In Disruptive Waves Part 1, I discussed the concept of disruptive waves and the damage they cause to our environment, mental wellbeing, and disease recovery. Now, let us look at how to solve this dilemma.
Why is it getting worse? What can we do? We need to understand why we are in this situation and look at accountability and culture as possible causes.
So why are we here with new cases rising in some states? It is true that the disruptive waves have overwhelmed us. We see symptoms and aberrant behavior normally associated with PTSD. While PTSD usually comes from experiencing a severe traumatic event, COVID-19’s produces an ongoing barrage of smaller disruptive waves over a longer period of time. It is like a series of medium waves tearing away the beach over time. A few waves do not seem to cause much damage however, over time they can cause significant damage.
It is interesting how the US government is managing this slow, steady drip of disruptive waves from COVID-19. People get into arguments over insignificant issues in the streets as tempers flare showing their inability to cope with the situation. Some people call it COVID-19 fatigue. I believe it is more insidious and can have a lasting effect on society and our ability to manage the disease. We have not been able to adapt to our new abnormal in the US.
We see fragmented plans as states try to stop disease spread. The US is not working as one. What is interesting is there are different cultures in states that drive different behaviors and result in different approaches to manage the disease. We also see fragmented cultures in cities as they work separately on their own to combat the disease. The culture in the US is fragmented into many pieces and that results in difficulty in trying to manage programs to stop its spread. It is almost as though we are working against one another. Some states are closing their borders to people coming from high risk countries and states. This leads to more fragmentation.
It appears that the US has a culture of individuality and “ME” instead of a culture of “WE” that works together in unison. In the US, no one is accountable for the whole and we see state and local governments struggle to manage the disease in different ways. What if you were a patient in a hospital with a heart problem and every doctor and nurse wanted to treat you differently? You would not live long even though each medical provider thought they were right. Managing health issues and emergencies needs to be managed together as a team. Emergency departments have a very unique culture enabling them to work as one.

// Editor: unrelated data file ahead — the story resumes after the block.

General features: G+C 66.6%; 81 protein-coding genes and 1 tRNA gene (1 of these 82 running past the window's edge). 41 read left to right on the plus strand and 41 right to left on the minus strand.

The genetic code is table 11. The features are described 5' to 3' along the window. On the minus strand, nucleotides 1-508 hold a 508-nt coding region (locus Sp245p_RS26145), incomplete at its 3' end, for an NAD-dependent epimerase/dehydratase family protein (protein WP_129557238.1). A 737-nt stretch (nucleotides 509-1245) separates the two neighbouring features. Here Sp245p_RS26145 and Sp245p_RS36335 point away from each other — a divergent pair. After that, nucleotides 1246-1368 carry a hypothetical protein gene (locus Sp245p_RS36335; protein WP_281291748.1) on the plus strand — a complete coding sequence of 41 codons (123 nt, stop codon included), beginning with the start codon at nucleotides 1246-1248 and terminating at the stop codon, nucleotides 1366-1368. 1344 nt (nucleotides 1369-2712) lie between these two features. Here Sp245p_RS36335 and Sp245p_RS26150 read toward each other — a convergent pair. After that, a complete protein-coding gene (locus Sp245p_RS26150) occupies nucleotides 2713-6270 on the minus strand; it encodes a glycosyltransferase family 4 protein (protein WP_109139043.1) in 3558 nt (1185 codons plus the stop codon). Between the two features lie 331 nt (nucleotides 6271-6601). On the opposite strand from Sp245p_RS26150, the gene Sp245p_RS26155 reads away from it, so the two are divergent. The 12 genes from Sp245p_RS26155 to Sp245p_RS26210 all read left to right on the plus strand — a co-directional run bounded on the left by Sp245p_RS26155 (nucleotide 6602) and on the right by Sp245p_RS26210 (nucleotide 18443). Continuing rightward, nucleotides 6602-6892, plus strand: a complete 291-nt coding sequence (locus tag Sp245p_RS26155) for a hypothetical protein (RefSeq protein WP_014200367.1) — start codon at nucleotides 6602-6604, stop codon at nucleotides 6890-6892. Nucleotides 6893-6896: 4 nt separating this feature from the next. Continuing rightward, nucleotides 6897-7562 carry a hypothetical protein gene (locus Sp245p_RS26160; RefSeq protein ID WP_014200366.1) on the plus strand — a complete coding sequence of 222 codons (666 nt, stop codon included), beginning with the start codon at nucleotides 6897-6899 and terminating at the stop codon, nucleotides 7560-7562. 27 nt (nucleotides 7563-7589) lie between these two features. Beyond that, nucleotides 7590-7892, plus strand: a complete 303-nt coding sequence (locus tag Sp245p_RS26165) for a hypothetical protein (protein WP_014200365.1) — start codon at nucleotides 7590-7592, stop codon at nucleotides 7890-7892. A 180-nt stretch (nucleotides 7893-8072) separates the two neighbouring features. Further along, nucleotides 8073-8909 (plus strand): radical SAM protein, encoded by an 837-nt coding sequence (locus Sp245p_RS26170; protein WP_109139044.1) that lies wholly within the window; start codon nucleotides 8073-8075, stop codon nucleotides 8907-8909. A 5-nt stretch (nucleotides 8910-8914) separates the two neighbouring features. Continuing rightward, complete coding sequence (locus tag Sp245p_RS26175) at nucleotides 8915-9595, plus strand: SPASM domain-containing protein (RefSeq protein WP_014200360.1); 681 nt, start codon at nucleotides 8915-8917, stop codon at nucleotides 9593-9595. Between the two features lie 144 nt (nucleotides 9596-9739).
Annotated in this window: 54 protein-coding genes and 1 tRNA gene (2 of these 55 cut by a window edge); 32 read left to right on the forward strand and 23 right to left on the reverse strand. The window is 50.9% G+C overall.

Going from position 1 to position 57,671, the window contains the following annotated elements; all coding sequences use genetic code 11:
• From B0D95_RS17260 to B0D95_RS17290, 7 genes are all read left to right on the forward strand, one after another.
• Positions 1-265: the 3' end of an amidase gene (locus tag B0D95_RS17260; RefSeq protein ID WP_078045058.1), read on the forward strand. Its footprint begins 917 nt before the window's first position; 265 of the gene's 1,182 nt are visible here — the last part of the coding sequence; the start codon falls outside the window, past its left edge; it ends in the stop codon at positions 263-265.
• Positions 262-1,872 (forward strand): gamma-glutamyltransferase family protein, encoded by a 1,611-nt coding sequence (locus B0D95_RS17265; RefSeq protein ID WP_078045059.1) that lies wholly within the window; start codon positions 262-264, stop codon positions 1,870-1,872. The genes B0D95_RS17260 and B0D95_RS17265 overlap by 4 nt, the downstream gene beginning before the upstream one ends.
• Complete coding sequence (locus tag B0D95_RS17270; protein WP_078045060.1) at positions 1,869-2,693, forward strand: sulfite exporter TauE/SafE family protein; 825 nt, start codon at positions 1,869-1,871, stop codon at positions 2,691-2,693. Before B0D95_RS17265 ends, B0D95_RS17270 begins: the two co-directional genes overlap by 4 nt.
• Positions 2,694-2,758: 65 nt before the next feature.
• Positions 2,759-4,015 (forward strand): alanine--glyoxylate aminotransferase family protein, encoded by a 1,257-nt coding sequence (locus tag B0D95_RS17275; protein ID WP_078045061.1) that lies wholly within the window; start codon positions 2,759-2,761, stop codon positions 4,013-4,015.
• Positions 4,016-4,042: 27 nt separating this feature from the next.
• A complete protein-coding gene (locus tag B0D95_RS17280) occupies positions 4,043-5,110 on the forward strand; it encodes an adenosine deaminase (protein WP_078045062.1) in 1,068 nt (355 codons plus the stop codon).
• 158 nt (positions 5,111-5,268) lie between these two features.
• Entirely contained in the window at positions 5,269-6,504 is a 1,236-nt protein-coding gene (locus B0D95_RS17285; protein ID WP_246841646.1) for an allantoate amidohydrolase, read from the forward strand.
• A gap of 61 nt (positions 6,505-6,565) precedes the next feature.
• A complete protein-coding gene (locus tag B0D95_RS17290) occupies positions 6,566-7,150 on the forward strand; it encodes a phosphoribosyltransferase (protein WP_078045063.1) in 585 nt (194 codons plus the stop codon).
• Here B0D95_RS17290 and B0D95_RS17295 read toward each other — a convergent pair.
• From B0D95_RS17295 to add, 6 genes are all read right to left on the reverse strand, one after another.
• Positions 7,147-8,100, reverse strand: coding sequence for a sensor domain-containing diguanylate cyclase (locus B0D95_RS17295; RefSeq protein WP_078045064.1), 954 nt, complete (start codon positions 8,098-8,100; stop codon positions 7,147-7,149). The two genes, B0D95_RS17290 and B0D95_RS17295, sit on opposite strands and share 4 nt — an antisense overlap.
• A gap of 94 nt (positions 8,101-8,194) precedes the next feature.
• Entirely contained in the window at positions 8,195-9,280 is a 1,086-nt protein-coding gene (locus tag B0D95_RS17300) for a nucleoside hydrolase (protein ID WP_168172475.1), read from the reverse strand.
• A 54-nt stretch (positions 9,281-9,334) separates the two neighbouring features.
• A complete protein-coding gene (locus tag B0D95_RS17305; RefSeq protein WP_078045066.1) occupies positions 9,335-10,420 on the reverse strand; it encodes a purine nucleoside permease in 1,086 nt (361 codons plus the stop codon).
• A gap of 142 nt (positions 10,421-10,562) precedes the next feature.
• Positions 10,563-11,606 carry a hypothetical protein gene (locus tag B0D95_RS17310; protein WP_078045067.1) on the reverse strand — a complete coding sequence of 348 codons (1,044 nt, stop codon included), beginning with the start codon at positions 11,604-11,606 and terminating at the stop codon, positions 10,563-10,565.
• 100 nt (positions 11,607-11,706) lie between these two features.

Is culture that important to in our recovery? Let us compare the US to another country with another culture.
New Zealand has done a good job in managing the disease compared to the US. NZ manages COVID-19 across its entire country while the US is fragmented in its approach. NZ works as one while the US focuses on individuality. NZ has a hive mentality for the benefit of the whole as the US exhibits a lone wolf mentality for the benefit of the one. New Zealand leadership is direct in telling people what to do and the people follow. Disturbances are there but minimal as compared to the US.
In the US, many people express individuality as their freedom which works in many cases, but not during a pandemic assault on our country. The US culture is so different and direct approaches do not work. I have heard, “The government is not going to tell me what to do” and with an attitude. Why is this?
NZ is a culture of “WE”, acceptance, and forgiveness. Even the Maori are integrated into NZ culture.
US is a culture of “ME”, stubbornness, and blame. Factions of race, age, gender, etc. Native Americans are not integrated into the US culture further demonstrating a fragmented culture.
NZ and US are almost cultural opposites.
NZ’ers “embrace” cultural differences and absorb them living happily as one.
US’ers “celebrate” differences thinking one is better than the other and live in a constant fight trying to prove it or be better than the other. The US has taught us competitive behaviors since we were children further emphasizing it is about ME as being better and not WE living in harmony.
Our culture of “ME” and individuality is hindering our ability to recover from COVID-19. Many blame government leadership for this and it is true that culture starts and is supported by leadership in government and business. However, we are all accountable for the culture we create in the US. Each one of us is responsible. So, in reality, the government AND the people are really accountable for the current situation in the US. No pointing fingers since the culture we created belongs to each one of us.
A cultural shift is needed to combat this disease. When we learn to work together as individuals and leaders, we may be able to weave a culture of “WE”. As “WE”, we can fight this disease quicker.
A culture of learning and sharing is needed. We need to learn from those that have contained the disease better. If we knew how and why a state or city is containing the spread better, we should capture that knowledge and share it throughout the US. Centralized control is needed from federal government to manage knowledge instead of state managed control. We need a unified US program that reaches out locally and manages/guides centrally. Governors fighting with Mayors on what to do is ludicrous as is a President threatening Governors.
A culture of “WE” that works together is needed for the US to manage this disease and the next disease or catastrophe that hits us. All of us need to embrace that … government leaders and each one of us in the US. Cultural transformation is a difficult thing to do and requires our top leaders to recognize it and help us shift our thinking and behaviors during this troubling time. WE own it and WE can fix it if WE want to.
Culture is at the core of everything and WE create our culture.